Anyway, sorry about the digressing, but this two-stage process in the making of classical music recordings is what disqualifies me, I believe, as a serious judge of the quality of such recordings.  Simply, I am not good enough at understanding the written bit.  I remember reading – reading words, which I can do with great ease - about how Daniel Barenboim said that when he performs a piece he wants to communicate the “shock of reading the score for the first time”.  This is the ultimate in score reading.  Barenboim looks at all those squiggles and literally hears them!  I just see squiggles, and only hear it if I work out what it is, that is, connect the squiggles to sounds that I am already familiar with.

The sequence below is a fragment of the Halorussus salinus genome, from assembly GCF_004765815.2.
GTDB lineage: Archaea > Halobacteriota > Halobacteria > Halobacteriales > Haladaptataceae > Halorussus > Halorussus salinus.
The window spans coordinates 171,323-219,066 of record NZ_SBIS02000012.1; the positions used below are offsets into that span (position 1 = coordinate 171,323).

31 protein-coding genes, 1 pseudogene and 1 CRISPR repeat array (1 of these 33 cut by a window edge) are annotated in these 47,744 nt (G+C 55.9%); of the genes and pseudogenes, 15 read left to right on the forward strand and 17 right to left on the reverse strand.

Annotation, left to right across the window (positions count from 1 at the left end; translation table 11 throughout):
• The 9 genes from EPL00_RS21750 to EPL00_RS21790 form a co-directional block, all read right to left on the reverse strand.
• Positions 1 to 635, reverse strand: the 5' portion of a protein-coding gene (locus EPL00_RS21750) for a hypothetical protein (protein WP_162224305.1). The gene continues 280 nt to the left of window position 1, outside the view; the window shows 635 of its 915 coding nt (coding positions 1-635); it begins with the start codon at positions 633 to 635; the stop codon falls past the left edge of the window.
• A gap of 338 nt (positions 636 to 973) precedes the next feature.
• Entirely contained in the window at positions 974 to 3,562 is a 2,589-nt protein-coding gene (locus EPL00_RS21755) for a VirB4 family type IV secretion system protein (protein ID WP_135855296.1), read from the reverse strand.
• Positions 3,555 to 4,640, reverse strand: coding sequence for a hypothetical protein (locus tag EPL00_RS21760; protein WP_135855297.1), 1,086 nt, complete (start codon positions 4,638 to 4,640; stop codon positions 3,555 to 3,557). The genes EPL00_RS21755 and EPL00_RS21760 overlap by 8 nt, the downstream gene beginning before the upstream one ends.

It gets worse.  What exactly do they mean by things like “moderato”?  Well, something like “moderately”, but moderately compared to what?  No, I just don’t know the language of musical composition well enough.  And, not knowing it well enough, I am in no position to say how accurately the interpreter is interpreting it.  That, it seems to me, should be one of the core skills of the recording reviewer.  If I become the global celebrity I would still quite like to be, I could surely contribute worthwhile “what I like and how it sounds to me” type pieces to something like the BBC Music magazine or Gramophone.  But being on their regular team of reviewers would be way, way beyond me.  There are some territories where I can just about bluff along well enough, but classical music CD reviewing is definitely not one of them.  That world is already stuffed with people who have been trained to the eyeballs in score reading and for that matter in interpretation, but just can’t quite make a go of interpreting as a career (given that only a tiny fraction of such people ever can), but who can review CDs in a way and with a depth of knowledge that I never could.